As I think back to the many discussions I’ve had around the topic of mobile and the impact on corporate networks, I can’t help but think about the potential number of devices each person uses on a daily basis. In the past, most organizations had a 1:1 mapping of users: devices. One can quickly envision that could grow to a 1:3 (or more) mapping over the next few years.
One aspect that could drive that number — and drive it fast — is BYOD or “Bring Your Own Device” to work. A few months ago, Computer World wrote an interesting article around this topic. The author, Jaikumar Vijayan, referred to Unisys and how they are embracing BYOD.
“… employees will be allowed to use pretty much any mobile client device of their choice so long as they abide by an Acceptable Use Agreement (AUA) according to Patricia Titus, the chief information security officer at Unisys.”
The next part caught my attention.
“One of the main components of the AUA is a requirement that users allow a PKI device certificate to be installed on their personal devices … The certificate will be used to authenticate the device to the Unisys network each time the owner tries to access the network.”
In this situation, it is clear that a digital certificate is required to gain network access. This allows the organization to keep tabs on what devices are accessing their network. And if users require access to sensitive information, a multifactor authentication approach is used (e.g., smartcard, one-time passcode/OTP, biometric, etc.). As I stated in a previous post, “Mobile as a Credential,”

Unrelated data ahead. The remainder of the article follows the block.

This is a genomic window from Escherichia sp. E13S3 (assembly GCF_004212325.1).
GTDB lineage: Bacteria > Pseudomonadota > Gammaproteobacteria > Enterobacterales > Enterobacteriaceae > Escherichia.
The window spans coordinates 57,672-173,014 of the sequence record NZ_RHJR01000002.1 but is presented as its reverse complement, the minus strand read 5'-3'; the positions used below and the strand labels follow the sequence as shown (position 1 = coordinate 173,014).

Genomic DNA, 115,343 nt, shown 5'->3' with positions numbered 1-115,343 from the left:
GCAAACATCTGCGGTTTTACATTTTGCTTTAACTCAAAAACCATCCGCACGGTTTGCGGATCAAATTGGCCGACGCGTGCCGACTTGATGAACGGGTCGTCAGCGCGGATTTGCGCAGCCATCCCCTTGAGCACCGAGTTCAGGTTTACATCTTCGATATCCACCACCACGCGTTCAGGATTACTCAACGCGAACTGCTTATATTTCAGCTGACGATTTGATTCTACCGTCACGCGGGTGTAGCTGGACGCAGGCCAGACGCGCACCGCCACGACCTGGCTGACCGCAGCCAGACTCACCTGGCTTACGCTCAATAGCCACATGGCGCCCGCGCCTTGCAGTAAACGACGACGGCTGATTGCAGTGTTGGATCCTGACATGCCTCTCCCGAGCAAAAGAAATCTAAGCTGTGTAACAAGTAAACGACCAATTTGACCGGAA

“Many organizations want to enforce, not only WHO is accessing their networks, but WHAT. Digital certificates are a great way to accomplish this. Whether it’s for VPN access, Wi-Fi, etc., many routers/VPNs already accept certificates as a form of authentication. And given the recent breaches, strong authentication, along with a layered security approach, is the very least we can strive for. “
Based on the author from Computer World, Jaikumar Vijayan:
“Unisys is among a growing number of enterprises implementing such polices to deal with what Titus [CISO of Unisys] calls the “consumerization of the IT infrastructure.”
This, no doubt, highlights what we have seen in the industry. Clearly, consumerization is a big topic, and authentication always comes up (amongst other things). In “Mobile as a Credential,” I mentioned RSA’s view:
“RSA has certification authorities but Curry [RSA CTO] says nobody has approached them about using digital certificates on the mobile device. People have talked about putting the pieces together but I don’t know if there’s any commercially-viable offerings out there,” he says.
I still wonder why RSA hasn’t seen this demand, and that they are unaware of what solutions are in the market. Clearly, mobile and consumerization is here to stay, and organizations need help.
Nevertheless, organizations are taking BYOD seriously. In order to execute on BYOD successfully, organizations need to consider a number of items such as:
- Acceptable use policy (or in the Computer World article, as Unisys calls it, “AUA – Acceptable Use Agreement”)
- What users can and can’t do … and legal implications
- Mobile Device Management: How deep do you want to go?
- Data segregation and protection (Personal vs. Corporate data)
- Strong Authentication
- Whether it is accomplished by certificates and/or other multifactor methods
- I’d say go for Device (Digital Cert) + User Authentication (determine what works best for you, OTP, Mobile as a smart card, etc.)
Are you considering BYOD?